Whale’s Tongue Agave (Agave ovatifolia)

whale’s tongue agave

Last updated on June 25th, 2022 at 01:45 pm

The whale’s tongue agave, also known as Agave ovatifolia, agave ovatifolia frosty blue, or just agave frosty blue, is an attractive, succulent plant native to the Sonoran Desert in Arizona and northern Mexico. It boasts slender, sword-like leaves with pale-green margins that measure up to 15 inches long by 4 inches wide and are often tipped with red or purple at the tips.

The leaves branch from the base of the agave, which can grow up to 6 feet tall; each leaf ranges from 5 to 25 inches long and 2 to 6 inches wide.

Agave ovatifolia has long, narrow leaves that resemble the baleen of the whale’s mouth. This plant typically grows to about four feet in height and spreads out from there to approximately seven feet, making it an ideal choice for landscaping purposes in zones nine through 11. This agave does best when planted in full sun and well-drained soil, where it can grow for decades with only minor maintenance provided during the occasional trimming session every couple of years or so.

Whale’s Tongue Agave (Agave ovatifolia) is the only species of agave native to the United States, and it’s native to the arid southern regions of Arizona, New Mexico, and Texas.

Despite its common name, Whale’s Tongue Agave isn’t actually related to whales or their tongues! It gets its name from its large, elongated leaves that grow in pairs (similar to whale flippers). The leaves are covered in tiny hairs that feel similar to the texture of a whale’s tongue and give this species its common name.

Origin and distribution

Whale’s tongue agave is native to Mexico and Guatemala. The plant is distributed throughout Texas and Louisiana, and in Mexico as far south as Chiapas. The frosty blue agave grows well in sandy or calcareous soils in open, full sun with ample air circulation.

Frosty blue also can be cultivated indoors, although growth tends to be slow. It thrives at temperatures between 50 and 70 degrees Fahrenheit. It does not tolerate temperatures below 40 degrees Fahrenheit for extended periods of time.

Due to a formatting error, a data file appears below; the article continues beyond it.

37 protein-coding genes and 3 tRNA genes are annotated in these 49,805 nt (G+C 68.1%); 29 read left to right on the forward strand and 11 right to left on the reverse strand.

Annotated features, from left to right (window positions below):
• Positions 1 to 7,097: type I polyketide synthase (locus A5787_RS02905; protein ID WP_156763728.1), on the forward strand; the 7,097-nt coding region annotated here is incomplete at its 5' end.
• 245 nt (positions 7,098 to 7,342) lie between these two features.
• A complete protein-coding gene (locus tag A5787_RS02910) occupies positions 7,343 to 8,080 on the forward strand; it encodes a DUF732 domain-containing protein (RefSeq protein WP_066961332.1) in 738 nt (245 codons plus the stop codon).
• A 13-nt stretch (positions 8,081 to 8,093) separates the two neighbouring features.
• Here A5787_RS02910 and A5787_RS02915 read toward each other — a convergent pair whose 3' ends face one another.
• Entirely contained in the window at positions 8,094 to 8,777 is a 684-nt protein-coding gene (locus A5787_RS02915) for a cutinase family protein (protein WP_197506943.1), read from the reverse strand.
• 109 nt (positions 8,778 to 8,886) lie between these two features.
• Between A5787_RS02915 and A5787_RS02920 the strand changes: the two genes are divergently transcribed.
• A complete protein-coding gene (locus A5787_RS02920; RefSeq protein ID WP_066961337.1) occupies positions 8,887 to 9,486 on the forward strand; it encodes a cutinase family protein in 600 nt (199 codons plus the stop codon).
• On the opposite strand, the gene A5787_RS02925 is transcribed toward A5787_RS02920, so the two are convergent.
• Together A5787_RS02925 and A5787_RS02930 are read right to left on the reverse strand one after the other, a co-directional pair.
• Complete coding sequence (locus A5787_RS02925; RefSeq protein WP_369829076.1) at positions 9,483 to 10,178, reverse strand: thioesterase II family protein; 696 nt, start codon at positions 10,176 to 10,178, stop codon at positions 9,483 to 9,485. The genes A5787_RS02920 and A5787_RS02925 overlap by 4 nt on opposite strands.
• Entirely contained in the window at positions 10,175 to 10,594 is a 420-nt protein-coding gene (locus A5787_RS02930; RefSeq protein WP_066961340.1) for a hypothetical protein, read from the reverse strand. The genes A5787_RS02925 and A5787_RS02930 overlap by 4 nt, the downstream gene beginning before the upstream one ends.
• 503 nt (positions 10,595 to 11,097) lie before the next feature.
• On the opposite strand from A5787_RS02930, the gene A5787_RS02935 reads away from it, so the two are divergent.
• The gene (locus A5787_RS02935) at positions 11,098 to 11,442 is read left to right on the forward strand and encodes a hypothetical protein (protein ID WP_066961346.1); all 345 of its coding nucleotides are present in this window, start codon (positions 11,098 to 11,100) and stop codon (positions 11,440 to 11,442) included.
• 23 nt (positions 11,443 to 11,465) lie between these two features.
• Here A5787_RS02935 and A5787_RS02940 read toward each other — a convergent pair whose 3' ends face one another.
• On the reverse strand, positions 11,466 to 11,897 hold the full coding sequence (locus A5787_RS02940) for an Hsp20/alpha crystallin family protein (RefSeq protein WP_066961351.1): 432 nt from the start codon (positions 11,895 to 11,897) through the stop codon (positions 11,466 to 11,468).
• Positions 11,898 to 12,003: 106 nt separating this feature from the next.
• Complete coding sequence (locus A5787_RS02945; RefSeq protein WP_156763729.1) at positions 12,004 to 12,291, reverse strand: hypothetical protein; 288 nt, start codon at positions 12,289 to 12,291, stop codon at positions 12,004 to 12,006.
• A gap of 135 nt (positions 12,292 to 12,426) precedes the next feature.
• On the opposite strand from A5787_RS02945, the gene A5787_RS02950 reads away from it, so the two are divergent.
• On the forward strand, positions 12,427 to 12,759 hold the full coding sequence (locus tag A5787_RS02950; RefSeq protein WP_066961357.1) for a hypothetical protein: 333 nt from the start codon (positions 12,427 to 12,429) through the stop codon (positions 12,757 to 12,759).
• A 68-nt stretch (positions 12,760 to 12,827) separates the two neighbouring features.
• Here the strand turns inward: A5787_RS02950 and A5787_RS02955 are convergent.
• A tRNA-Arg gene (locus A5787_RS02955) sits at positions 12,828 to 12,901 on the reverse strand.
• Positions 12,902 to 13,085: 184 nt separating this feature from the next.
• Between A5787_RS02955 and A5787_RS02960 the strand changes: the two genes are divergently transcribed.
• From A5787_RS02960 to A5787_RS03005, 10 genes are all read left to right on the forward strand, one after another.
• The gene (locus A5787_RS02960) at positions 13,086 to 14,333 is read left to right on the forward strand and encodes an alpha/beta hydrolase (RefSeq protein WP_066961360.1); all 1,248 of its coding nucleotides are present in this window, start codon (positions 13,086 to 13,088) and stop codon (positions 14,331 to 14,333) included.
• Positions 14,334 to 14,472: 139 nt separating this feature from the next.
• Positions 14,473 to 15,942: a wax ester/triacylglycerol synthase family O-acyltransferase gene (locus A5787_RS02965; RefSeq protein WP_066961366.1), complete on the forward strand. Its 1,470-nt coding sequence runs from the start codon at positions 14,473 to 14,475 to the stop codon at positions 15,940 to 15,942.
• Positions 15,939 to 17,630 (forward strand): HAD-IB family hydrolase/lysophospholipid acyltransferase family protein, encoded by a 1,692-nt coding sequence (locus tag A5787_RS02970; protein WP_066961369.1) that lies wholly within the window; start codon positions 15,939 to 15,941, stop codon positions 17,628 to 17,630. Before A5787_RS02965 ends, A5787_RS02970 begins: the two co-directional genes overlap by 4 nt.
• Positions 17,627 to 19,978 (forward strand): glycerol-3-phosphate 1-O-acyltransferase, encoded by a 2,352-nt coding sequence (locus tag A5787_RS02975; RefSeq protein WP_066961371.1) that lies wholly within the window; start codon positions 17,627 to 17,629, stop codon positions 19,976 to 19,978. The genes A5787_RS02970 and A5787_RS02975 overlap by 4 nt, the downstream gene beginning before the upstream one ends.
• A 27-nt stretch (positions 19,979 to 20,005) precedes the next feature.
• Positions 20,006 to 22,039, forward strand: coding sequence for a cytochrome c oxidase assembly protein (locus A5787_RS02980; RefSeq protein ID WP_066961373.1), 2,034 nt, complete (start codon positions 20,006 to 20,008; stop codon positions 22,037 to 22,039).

In most cases, outdoor plants are killed by temperatures below 25 degrees Fahrenheit for extended periods of time.

Frosty blue agave will grow into a large specimen if left alone; it has been known to reach heights of 20 feet or more with age. However, most gardeners prefer to keep frosty blue agave smaller than 6 feet tall by pruning regularly.

The plant can be propagated from cuttings, although success is not guaranteed. It also can be propagated from seed, which must be collected when ripe and sown immediately in the sterile growing medium. The seeds are very small and should be sown on top of the moist growing medium at a depth of about 1/16 inch.

Agave pumila (Dwarf Agave Plant)

Whale’s tongue agave propagation

whale’s tongue agave

Before you can plant your agave, it is essential to know how best to propagate it. There are many ways to do so; some are easier than others. You can share a leaf or a stalk with someone and simply wait for them to grow one for you, or you could just dig up an offset from your existing plant if that happens to be an option.

You may also choose to take cuttings of leaves or stems, but these tend not to root as easily as offsets. Whichever method you choose, make sure they’re clean and free of disease before planting them in the soil.

Cuttings should be about 2 inches long and placed about 1 inch deep into sandy soil with good drainage. For plants propagated from seeds, use cactus potting mix, available at most garden centers.

Once planted, water Whale’s tongue agave regularly and allow them to become established in their new home before transplanting outdoors. Be patient: it can take years for agaves to flower and reach maturity!

Whale’s tongue agave care information

whale’s tongue agave

Fast-growing Whale’s tongue agave thrives in full sun and is often used in xeriscaping. When it’s not blooming, it grows best in partly shady areas with regular water.